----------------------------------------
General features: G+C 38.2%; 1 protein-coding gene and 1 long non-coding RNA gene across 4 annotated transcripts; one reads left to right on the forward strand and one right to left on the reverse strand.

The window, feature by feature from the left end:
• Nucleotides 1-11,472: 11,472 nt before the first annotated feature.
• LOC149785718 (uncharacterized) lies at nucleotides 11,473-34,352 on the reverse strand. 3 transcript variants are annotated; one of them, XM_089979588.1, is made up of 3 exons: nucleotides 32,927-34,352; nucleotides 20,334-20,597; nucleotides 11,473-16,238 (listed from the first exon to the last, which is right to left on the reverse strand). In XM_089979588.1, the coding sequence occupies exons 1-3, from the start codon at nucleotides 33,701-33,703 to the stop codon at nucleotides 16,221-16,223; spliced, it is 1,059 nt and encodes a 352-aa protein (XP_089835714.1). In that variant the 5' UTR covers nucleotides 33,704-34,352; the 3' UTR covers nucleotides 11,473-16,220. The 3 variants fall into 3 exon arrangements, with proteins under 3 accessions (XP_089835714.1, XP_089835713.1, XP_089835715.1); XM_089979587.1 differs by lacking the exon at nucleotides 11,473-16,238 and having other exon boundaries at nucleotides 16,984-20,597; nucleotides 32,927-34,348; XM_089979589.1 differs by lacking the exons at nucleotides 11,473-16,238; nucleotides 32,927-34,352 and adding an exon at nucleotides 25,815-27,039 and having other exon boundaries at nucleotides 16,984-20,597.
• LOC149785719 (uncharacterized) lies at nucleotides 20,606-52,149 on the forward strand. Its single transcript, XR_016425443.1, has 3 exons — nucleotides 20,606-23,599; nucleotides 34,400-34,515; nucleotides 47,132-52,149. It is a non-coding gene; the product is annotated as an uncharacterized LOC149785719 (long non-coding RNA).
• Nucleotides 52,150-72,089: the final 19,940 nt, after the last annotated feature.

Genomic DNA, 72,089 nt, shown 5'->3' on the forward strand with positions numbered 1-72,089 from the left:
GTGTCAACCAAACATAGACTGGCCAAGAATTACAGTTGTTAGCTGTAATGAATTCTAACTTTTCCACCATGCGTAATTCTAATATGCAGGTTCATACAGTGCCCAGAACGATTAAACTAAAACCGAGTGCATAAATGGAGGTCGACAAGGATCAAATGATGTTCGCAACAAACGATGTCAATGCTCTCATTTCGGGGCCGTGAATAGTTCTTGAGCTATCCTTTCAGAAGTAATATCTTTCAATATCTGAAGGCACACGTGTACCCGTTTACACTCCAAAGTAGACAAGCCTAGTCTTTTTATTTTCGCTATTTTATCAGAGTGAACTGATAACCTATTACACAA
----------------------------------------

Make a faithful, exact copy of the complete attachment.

General features: G+C 38.2%; 1 protein-coding gene and 1 long non-coding RNA gene across 4 annotated transcripts; one reads left to right on the forward strand and one right to left on the reverse strand.

The window, feature by feature from the left end:
• Nucleotides 1-11,472: 11,472 nt before the first annotated feature.
• LOC149785718 (uncharacterized) lies at nucleotides 11,473-34,352 on the reverse strand. 3 transcript variants are annotated; one of them, XM_089979588.1, is made up of 3 exons: nucleotides 32,927-34,352; nucleotides 20,334-20,597; nucleotides 11,473-16,238 (listed from the first exon to the last, which is right to left on the reverse strand). In XM_089979588.1, the coding sequence occupies exons 1-3, from the start codon at nucleotides 33,701-33,703 to the stop codon at nucleotides 16,221-16,223; spliced, it is 1,059 nt and encodes a 352-aa protein (XP_089835714.1). In that variant the 5' UTR covers nucleotides 33,704-34,352; the 3' UTR covers nucleotides 11,473-16,220. The 3 variants fall into 3 exon arrangements, with proteins under 3 accessions (XP_089835714.1, XP_089835713.1, XP_089835715.1); XM_089979587.1 differs by lacking the exon at nucleotides 11,473-16,238 and having other exon boundaries at nucleotides 16,984-20,597; nucleotides 32,927-34,348; XM_089979589.1 differs by lacking the exons at nucleotides 11,473-16,238; nucleotides 32,927-34,352 and adding an exon at nucleotides 25,815-27,039 and having other exon boundaries at nucleotides 16,984-20,597.
• LOC149785719 (uncharacterized) lies at nucleotides 20,606-52,149 on the forward strand. Its single transcript, XR_016425443.1, has 3 exons — nucleotides 20,606-23,599; nucleotides 34,400-34,515; nucleotides 47,132-52,149. It is a non-coding gene; the product is annotated as an uncharacterized LOC149785719 (long non-coding RNA).
• Nucleotides 52,150-72,089: the final 19,940 nt, after the last annotated feature.

Genomic DNA, 72,089 nt, shown 5'->3' on the forward strand with positions numbered 1-72,089 from the left:
GTGTCAACCAAACATAGACTGGCCAAGAATTACAGTTGTTAGCTGTAATGAATTCTAACTTTTCCACCATGCGTAATTCTAATATGCAGGTTCATACAGTGCCCAGAACGATTAAACTAAAACCGAGTGCATAAATGGAGGTCGACAAGGATCAAATGATGTTCGCAACAAACGATGTCAATGCTCTCATTTCGGGGCCGTGAATAGTTCTTGAGCTATCCTTTCAGAAGTAATATCTTTCAATATCTGAAGGCACACGTGTACCCGTTTACACTCCAAAGTAGACAAGCCTAGTCTTTTTATTTTCGCTATTTTATCAGAGTGAACTGATAACCTATTACACAA